A small plane carrying four people has been declared missing somewhere near the Bermuda Triangle after the pilot lost contact with the ground control on May 15.
Nathan Ulrich, 52, was flying the aircraft from Puerto Rico to the town of Titusville, Florida. Aboard the flight was Jennifer Blumin, 40, and her two sons, Phineas, 4, and Theodore, 2, according to the Daily Mail.
Ulrich lost radio contact with the control tower around 37 miles east of the Bahamas, officials said, reports the New York Daily News. The plane disappeared around 2:10 p.m. on May 15. The plane had departed from Puerto Rico around 11 a.m. Ulrich was piloting the plane around 24,000 feet and at 300 knots when he lost contact with the ground.
The U.S. Coast Guard has begun searching for the aircraft in the airspace and waters surrounding the Bermuda Triangle, and a spokesman for the Coast Guard said Ulrich should not have encountered any adverse weather conditions during the flight, according to WNBC.
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The search has officially been classified as a rescue mission, as crews will search 810 square miles in an attempt to find the plane. U.S. Customs and Border Patrol, as well as the Royal Bahamas Defense Force, have joined in the search.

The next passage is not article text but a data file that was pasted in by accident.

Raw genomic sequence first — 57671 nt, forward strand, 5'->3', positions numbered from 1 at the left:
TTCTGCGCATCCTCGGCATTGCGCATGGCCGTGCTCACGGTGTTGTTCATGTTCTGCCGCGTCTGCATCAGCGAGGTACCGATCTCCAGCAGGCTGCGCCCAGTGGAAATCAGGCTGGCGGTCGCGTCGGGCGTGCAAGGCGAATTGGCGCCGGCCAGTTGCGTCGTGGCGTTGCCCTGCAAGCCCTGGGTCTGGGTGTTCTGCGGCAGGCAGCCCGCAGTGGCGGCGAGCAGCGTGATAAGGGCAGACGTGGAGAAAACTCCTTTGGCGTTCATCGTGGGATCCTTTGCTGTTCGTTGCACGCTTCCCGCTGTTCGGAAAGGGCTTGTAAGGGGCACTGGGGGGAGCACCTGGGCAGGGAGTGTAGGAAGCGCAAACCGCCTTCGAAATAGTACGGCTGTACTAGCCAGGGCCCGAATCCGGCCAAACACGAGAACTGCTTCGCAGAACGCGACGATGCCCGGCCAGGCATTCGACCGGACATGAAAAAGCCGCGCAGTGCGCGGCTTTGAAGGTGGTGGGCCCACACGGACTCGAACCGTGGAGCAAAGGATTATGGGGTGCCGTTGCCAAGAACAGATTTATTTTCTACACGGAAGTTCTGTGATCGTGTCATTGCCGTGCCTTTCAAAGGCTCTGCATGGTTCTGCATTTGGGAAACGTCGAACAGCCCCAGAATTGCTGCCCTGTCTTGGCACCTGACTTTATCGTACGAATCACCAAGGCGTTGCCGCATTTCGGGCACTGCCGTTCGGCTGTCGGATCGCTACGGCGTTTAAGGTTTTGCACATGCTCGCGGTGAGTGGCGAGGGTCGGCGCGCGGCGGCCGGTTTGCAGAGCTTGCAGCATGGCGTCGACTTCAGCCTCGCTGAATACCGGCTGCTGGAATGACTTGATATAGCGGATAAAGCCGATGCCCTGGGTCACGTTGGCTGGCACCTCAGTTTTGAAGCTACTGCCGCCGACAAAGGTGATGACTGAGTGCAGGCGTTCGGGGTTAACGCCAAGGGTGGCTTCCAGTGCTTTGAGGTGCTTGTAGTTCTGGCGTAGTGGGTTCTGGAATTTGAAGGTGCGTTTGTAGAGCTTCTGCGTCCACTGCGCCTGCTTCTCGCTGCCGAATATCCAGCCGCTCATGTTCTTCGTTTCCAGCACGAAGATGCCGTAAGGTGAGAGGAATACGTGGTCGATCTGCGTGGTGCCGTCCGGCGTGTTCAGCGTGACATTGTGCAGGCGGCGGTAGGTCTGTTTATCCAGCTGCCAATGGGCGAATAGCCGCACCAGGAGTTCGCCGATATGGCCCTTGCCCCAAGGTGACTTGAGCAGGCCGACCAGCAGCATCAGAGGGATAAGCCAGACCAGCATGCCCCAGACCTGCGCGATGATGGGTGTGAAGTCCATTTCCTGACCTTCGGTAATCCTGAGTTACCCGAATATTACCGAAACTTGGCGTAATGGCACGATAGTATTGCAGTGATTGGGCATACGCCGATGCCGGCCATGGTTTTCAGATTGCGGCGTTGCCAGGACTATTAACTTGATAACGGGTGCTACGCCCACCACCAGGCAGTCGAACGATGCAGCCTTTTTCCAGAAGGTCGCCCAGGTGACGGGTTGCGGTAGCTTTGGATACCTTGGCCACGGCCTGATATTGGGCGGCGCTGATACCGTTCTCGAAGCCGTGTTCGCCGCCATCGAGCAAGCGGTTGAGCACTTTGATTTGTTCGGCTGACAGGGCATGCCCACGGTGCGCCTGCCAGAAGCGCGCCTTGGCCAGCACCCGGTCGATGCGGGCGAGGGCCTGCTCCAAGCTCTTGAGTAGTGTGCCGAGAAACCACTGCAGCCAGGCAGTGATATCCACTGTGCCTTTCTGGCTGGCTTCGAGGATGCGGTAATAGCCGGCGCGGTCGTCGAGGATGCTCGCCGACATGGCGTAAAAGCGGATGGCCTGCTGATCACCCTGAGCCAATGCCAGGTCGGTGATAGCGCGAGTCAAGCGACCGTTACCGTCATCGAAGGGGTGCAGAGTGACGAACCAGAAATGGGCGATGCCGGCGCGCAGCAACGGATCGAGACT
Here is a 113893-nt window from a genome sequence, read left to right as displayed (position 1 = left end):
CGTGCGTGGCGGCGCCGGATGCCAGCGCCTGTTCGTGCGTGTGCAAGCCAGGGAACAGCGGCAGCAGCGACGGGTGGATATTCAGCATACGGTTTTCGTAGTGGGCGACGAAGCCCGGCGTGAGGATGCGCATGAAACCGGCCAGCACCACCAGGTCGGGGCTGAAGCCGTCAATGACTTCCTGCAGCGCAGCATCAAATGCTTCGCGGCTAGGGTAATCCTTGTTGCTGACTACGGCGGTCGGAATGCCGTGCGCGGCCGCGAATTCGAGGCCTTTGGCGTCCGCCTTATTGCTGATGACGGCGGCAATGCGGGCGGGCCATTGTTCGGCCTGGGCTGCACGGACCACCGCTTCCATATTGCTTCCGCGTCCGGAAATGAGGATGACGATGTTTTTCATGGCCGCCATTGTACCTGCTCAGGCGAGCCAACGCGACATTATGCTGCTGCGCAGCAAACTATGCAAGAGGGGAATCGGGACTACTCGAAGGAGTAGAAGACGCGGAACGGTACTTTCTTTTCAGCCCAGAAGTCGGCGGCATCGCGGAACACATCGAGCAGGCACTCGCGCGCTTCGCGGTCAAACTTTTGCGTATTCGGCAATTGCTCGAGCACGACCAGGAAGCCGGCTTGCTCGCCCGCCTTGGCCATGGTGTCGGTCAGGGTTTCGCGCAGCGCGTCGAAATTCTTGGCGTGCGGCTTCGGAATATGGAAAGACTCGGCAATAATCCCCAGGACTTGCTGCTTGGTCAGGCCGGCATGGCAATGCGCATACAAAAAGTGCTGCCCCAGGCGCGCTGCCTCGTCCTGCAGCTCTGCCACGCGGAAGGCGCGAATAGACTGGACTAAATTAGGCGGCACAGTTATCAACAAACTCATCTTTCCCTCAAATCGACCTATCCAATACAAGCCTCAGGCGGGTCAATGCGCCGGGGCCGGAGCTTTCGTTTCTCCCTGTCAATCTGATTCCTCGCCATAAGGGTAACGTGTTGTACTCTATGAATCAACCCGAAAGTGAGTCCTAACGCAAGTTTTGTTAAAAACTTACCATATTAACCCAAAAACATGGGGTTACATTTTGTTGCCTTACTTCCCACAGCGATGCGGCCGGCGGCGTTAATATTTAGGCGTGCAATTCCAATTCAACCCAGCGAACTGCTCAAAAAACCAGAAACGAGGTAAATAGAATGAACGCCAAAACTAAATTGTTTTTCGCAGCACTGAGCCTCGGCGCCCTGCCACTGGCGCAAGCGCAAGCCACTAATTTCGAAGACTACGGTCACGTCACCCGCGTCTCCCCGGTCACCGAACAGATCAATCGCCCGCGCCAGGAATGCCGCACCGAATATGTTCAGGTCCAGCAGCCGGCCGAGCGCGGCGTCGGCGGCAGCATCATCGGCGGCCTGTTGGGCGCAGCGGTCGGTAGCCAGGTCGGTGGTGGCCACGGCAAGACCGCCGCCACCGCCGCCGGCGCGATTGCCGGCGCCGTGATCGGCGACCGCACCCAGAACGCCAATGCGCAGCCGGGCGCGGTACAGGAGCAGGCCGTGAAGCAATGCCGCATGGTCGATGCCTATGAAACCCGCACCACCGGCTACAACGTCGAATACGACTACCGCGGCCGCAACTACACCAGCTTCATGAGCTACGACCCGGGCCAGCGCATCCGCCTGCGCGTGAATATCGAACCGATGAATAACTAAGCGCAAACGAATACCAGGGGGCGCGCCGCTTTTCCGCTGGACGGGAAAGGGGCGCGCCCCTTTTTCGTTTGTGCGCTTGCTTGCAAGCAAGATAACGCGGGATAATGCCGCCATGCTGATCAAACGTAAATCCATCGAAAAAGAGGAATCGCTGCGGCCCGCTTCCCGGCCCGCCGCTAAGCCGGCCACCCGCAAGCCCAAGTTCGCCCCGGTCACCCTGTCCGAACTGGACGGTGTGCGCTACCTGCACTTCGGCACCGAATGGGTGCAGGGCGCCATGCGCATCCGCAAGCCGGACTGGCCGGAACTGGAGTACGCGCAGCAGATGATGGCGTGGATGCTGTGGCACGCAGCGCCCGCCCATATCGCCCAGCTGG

Blumin has become well-known for her design firm Skylight Studios, which finds defunct locations around New York City and transforms them into elegant event spaces. She launched Skylight in 2004.
"The event industry was controlled for so many years by big hotels with corporate meeting spaces and ballrooms,” Blumin told New York Daily News in 2011. "That environment, though, is sterile and has nothing to do with brand identity. We help our clients transform our spaces into anything they like. We don’t just run events. We create mystique, and help them spread it virally."
The Bermuda Triangle has long puzzled meteorologists, pilots and sailors due to several unexplained disappearances of planes and ships over the centuries.
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A new theory has emerged that may help explain why planes and ships have disappeared in the Bermuda Triangle. A researcher at Colorado State University told Science Channel's "What On Earth" that a bizarre cloud formation, called hexagonal clouds, may be the culprit for sinking ships and downing planes.
"These types of hexagonal shapes over the ocean are in essence air bombs," he said, according to Big Think.
"They are formed by what are called microbursts and they’re blasts of air that come down out of the bottom of a cloud and then hit the ocean, and then create waves that can sometimes be massive in size as they start to interact with each other."
These "air bombs" can reach speeds of 170 miles per hour.